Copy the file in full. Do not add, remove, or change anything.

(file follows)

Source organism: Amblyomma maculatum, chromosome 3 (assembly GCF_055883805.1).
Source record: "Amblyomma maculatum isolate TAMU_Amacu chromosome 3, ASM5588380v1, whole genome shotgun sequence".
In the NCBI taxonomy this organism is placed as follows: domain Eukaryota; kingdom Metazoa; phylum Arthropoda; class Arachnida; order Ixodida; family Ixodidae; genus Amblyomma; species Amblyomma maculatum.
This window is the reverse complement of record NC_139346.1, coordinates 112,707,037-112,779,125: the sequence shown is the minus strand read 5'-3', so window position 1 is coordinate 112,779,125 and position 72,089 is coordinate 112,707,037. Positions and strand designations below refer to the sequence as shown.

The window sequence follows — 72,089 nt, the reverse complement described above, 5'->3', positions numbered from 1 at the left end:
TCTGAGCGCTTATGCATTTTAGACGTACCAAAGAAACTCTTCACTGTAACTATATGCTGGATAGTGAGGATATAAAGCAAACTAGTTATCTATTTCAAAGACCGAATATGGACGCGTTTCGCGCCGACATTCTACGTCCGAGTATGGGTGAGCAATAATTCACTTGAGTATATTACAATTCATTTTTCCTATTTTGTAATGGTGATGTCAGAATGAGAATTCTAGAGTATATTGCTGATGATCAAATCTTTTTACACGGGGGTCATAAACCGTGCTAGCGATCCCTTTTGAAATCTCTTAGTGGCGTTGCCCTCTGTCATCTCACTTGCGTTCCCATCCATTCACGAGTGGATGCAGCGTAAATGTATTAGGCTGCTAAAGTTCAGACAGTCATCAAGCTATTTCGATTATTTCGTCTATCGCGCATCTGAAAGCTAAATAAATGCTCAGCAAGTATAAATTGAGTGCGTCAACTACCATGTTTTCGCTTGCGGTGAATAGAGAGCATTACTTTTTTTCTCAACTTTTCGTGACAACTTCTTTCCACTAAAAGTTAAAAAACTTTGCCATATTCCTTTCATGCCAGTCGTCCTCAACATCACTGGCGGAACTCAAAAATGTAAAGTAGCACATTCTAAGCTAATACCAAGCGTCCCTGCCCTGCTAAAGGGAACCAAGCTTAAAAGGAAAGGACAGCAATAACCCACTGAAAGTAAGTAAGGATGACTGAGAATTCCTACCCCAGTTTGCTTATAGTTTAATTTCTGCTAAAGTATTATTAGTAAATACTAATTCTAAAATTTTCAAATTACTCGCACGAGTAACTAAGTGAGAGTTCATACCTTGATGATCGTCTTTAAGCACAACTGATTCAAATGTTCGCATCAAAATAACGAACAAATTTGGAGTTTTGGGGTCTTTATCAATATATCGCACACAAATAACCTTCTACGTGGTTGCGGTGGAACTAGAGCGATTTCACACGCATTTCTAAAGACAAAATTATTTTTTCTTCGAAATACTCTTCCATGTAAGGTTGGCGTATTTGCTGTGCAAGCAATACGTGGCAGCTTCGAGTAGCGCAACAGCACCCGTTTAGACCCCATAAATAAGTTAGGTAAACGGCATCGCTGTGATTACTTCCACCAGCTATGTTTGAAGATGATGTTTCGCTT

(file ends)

Source organism: Amblyomma maculatum, chromosome 3 (assembly GCF_055883805.1).
Source record: "Amblyomma maculatum isolate TAMU_Amacu chromosome 3, ASM5588380v1, whole genome shotgun sequence".
In the NCBI taxonomy this organism is placed as follows: domain Eukaryota; kingdom Metazoa; phylum Arthropoda; class Arachnida; order Ixodida; family Ixodidae; genus Amblyomma; species Amblyomma maculatum.
This window is the reverse complement of record NC_139346.1, coordinates 112,707,037-112,779,125: the sequence shown is the minus strand read 5'-3', so window position 1 is coordinate 112,779,125 and position 72,089 is coordinate 112,707,037. Positions and strand designations below refer to the sequence as shown.

The window sequence follows — 72,089 nt, the reverse complement described above, 5'->3', positions numbered from 1 at the left end:
TCTGAGCGCTTATGCATTTTAGACGTACCAAAGAAACTCTTCACTGTAACTATATGCTGGATAGTGAGGATATAAAGCAAACTAGTTATCTATTTCAAAGACCGAATATGGACGCGTTTCGCGCCGACATTCTACGTCCGAGTATGGGTGAGCAATAATTCACTTGAGTATATTACAATTCATTTTTCCTATTTTGTAATGGTGATGTCAGAATGAGAATTCTAGAGTATATTGCTGATGATCAAATCTTTTTACACGGGGGTCATAAACCGTGCTAGCGATCCCTTTTGAAATCTCTTAGTGGCGTTGCCCTCTGTCATCTCACTTGCGTTCCCATCCATTCACGAGTGGATGCAGCGTAAATGTATTAGGCTGCTAAAGTTCAGACAGTCATCAAGCTATTTCGATTATTTCGTCTATCGCGCATCTGAAAGCTAAATAAATGCTCAGCAAGTATAAATTGAGTGCGTCAACTACCATGTTTTCGCTTGCGGTGAATAGAGAGCATTACTTTTTTTCTCAACTTTTCGTGACAACTTCTTTCCACTAAAAGTTAAAAAACTTTGCCATATTCCTTTCATGCCAGTCGTCCTCAACATCACTGGCGGAACTCAAAAATGTAAAGTAGCACATTCTAAGCTAATACCAAGCGTCCCTGCCCTGCTAAAGGGAACCAAGCTTAAAAGGAAAGGACAGCAATAACCCACTGAAAGTAAGTAAGGATGACTGAGAATTCCTACCCCAGTTTGCTTATAGTTTAATTTCTGCTAAAGTATTATTAGTAAATACTAATTCTAAAATTTTCAAATTACTCGCACGAGTAACTAAGTGAGAGTTCATACCTTGATGATCGTCTTTAAGCACAACTGATTCAAATGTTCGCATCAAAATAACGAACAAATTTGGAGTTTTGGGGTCTTTATCAATATATCGCACACAAATAACCTTCTACGTGGTTGCGGTGGAACTAGAGCGATTTCACACGCATTTCTAAAGACAAAATTATTTTTTCTTCGAAATACTCTTCCATGTAAGGTTGGCGTATTTGCTGTGCAAGCAATACGTGGCAGCTTCGAGTAGCGCAACAGCACCCGTTTAGACCCCATAAATAAGTTAGGTAAACGGCATCGCTGTGATTACTTCCACCAGCTATGTTTGAAGATGATGTTTCGCTT